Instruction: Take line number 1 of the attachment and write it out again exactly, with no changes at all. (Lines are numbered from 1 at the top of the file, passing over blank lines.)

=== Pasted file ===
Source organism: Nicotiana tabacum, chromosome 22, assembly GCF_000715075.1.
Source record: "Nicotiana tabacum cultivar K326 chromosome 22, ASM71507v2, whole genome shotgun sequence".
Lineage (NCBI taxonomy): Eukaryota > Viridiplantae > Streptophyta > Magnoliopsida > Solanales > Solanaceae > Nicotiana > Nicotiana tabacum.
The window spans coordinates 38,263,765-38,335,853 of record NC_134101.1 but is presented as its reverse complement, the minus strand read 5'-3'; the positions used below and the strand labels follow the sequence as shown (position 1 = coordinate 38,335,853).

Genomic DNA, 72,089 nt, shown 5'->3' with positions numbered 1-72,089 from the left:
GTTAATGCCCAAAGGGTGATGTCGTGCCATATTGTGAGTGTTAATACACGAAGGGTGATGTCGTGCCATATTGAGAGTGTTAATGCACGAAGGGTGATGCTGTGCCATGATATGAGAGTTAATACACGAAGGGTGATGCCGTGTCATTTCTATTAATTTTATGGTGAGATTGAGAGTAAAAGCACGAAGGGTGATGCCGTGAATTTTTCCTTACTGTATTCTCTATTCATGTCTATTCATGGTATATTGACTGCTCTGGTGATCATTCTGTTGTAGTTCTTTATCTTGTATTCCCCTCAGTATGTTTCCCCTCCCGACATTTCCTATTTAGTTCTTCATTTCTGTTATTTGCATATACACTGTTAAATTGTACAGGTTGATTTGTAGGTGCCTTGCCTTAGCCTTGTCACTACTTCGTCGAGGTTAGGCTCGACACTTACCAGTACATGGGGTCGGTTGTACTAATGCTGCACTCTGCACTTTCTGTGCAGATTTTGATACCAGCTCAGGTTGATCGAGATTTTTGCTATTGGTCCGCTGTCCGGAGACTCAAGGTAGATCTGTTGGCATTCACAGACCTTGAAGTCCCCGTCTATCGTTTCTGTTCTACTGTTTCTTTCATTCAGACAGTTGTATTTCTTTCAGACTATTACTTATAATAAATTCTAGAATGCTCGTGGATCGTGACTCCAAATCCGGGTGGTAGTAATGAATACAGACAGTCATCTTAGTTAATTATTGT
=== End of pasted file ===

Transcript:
Source organism: Nicotiana tabacum, chromosome 22, assembly GCF_000715075.1.